What It's About

TRIBEWORK is about consuming the process of life, the journey, together.

Tuesday, December 14, 2010

Becoming the Relational Mirror

None of us operates in a vacuum. We all initiate and respond within the realms of relational contexts. When someone ‘upsets us,’ we too have played a role in that—however small a role. When we choose to adjust our initiation or response behaviours, however, we stand to potentially transform the outcome.

We hardly ever consider how much we wear our hearts on our sleeves.

Our thinking and feeling affects how we relate with people more than we think. It is not just others—themselves as thinking, feeling persons—which we deal with. We’re inclined to discount ourselves as not such a vital piece of the rapport-jigsaw puzzle. Yet we are.

Sitting Aside from Our Conversations

Perhaps it’s as an offshoot from the Neuro-Linguistic Programming (NLP) technique of sitting aside ourselves that can most help us.

Whilst we’re in conversation we can observe ourselves as if we were a third person looking on. We’re not doing it to be self-critical, just watchful, noting our influence to change the dynamics of the situation.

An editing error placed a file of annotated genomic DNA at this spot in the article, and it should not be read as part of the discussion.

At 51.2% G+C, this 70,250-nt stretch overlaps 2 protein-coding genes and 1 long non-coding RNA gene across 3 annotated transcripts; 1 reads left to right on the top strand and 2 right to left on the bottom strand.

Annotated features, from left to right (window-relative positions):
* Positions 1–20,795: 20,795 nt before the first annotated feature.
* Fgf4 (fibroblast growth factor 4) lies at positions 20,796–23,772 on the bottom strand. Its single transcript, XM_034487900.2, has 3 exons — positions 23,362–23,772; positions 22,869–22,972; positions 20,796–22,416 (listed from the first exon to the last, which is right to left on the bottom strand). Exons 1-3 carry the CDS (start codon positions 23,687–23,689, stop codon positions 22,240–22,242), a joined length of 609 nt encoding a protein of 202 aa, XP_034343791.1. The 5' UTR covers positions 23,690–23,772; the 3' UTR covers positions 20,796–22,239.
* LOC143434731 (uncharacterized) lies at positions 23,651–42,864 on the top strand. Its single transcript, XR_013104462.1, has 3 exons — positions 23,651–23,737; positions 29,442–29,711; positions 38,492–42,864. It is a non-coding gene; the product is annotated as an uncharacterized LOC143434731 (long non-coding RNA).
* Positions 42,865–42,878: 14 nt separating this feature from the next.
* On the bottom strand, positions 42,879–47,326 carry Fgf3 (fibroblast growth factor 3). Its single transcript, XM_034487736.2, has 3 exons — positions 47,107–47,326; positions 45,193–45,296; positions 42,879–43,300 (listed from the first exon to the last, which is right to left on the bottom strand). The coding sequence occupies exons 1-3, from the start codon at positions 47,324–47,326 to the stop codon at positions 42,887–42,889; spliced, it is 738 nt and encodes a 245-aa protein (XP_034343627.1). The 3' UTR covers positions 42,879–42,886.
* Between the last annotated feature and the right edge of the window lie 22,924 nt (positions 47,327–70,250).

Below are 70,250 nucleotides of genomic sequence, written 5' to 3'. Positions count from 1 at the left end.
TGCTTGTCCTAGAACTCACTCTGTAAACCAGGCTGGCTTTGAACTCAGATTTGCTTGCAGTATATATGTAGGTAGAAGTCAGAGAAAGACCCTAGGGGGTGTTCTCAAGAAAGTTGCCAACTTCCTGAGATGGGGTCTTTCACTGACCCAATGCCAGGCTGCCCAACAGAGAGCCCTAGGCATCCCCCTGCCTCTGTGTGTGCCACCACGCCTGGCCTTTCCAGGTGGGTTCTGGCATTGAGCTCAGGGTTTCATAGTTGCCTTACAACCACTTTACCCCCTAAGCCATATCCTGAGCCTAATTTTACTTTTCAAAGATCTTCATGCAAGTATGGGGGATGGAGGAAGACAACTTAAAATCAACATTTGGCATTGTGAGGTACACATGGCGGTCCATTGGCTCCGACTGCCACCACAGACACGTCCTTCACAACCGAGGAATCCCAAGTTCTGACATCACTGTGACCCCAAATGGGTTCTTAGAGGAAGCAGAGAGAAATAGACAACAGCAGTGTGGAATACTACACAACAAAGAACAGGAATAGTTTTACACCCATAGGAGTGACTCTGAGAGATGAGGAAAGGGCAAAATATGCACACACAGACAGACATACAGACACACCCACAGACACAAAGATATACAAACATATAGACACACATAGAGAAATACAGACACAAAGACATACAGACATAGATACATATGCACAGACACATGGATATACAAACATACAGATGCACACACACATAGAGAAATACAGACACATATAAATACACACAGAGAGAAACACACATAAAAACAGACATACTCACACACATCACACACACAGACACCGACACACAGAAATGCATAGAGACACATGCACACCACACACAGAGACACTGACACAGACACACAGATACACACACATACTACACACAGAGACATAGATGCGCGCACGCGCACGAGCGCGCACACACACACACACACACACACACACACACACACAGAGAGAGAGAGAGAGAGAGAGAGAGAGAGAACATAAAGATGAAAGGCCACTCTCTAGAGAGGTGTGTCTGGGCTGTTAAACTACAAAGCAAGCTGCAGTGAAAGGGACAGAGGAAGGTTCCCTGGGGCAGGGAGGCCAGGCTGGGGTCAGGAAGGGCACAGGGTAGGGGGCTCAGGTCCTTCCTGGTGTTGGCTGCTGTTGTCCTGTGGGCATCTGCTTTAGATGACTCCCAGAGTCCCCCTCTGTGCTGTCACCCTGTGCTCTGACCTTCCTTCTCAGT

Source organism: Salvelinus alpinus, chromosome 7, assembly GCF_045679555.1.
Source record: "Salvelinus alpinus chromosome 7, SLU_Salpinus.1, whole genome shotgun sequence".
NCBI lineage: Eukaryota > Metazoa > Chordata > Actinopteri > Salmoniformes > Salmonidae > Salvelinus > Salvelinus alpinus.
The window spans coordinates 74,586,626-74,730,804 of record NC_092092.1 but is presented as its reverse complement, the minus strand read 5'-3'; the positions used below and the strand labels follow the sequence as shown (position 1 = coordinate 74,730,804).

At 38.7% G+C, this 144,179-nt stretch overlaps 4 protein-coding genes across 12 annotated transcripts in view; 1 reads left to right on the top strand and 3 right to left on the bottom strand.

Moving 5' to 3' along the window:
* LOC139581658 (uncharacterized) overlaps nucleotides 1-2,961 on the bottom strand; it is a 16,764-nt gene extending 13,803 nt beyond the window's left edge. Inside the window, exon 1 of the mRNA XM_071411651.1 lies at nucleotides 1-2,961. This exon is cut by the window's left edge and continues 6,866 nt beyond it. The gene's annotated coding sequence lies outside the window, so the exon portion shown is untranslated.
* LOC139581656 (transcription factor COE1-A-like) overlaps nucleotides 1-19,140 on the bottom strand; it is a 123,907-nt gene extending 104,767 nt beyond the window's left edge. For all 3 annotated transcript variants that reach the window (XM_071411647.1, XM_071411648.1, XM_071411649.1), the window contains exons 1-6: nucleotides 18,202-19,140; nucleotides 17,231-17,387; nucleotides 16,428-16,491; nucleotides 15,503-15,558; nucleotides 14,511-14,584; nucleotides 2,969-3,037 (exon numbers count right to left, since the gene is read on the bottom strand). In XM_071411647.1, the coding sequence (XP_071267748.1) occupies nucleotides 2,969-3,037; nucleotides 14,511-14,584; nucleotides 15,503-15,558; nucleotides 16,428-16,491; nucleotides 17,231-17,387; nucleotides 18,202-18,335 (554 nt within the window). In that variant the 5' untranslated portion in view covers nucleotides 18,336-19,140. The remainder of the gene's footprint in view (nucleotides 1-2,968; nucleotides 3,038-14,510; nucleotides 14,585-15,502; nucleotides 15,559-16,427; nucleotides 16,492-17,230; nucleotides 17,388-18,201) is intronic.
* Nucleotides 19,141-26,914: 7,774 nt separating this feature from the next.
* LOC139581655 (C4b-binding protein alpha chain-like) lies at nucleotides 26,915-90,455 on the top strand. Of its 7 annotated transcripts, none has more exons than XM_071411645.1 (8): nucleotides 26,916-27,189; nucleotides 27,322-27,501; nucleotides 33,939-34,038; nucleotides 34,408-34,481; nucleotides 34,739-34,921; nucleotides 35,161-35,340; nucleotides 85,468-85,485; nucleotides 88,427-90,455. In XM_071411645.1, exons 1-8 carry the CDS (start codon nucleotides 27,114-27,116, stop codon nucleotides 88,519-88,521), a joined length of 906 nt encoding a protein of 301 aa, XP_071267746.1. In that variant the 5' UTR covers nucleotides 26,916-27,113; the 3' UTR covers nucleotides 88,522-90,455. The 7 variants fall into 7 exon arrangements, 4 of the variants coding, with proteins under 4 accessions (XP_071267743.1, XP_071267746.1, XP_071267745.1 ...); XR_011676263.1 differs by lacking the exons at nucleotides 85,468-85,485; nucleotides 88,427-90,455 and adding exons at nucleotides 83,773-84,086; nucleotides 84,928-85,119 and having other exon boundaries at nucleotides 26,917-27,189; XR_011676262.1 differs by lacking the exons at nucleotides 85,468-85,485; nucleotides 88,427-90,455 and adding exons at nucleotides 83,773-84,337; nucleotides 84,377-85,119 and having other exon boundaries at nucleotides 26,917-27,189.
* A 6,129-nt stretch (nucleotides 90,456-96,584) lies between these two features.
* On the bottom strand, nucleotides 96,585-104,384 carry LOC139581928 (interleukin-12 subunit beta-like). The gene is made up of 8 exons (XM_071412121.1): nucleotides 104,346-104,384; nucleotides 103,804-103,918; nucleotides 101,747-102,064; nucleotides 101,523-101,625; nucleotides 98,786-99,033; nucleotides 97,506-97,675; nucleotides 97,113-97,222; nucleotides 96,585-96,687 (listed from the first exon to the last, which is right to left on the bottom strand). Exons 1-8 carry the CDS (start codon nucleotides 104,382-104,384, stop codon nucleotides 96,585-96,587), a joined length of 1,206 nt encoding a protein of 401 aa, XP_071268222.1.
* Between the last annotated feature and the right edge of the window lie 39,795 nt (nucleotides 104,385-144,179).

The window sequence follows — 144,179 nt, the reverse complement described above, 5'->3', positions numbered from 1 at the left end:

The Merit of Maturity

Self-facilitating maturity is achieved by keeping gentle though firm account of ourselves. This is a piqued awareness of the things we’re saying and doing in the moment we’re doing them.

This has to be situational Emotional Intelligence. All four pillars of self awareness and management, and social awareness and management are coming into play.

Maturity never has a bigger test than via the relational context. It’s easier to be mature when we just have to manage ourselves and not things beyond our control.

Checking Before Judging

It’s rather a shame that we’ll often judge someone’s response to situations whilst isolating our part innocently and apart from what’s occurred.

Can we really be that innocent... like, all the time?

We have the opportunity to check our ‘contributions’ in context of the responses and initiatives of others. Doing this can help us understand and empathise with others.

© 2010 S. J. Wickham.

No comments:

Post a Comment

Note: Only a member of this blog may post a comment.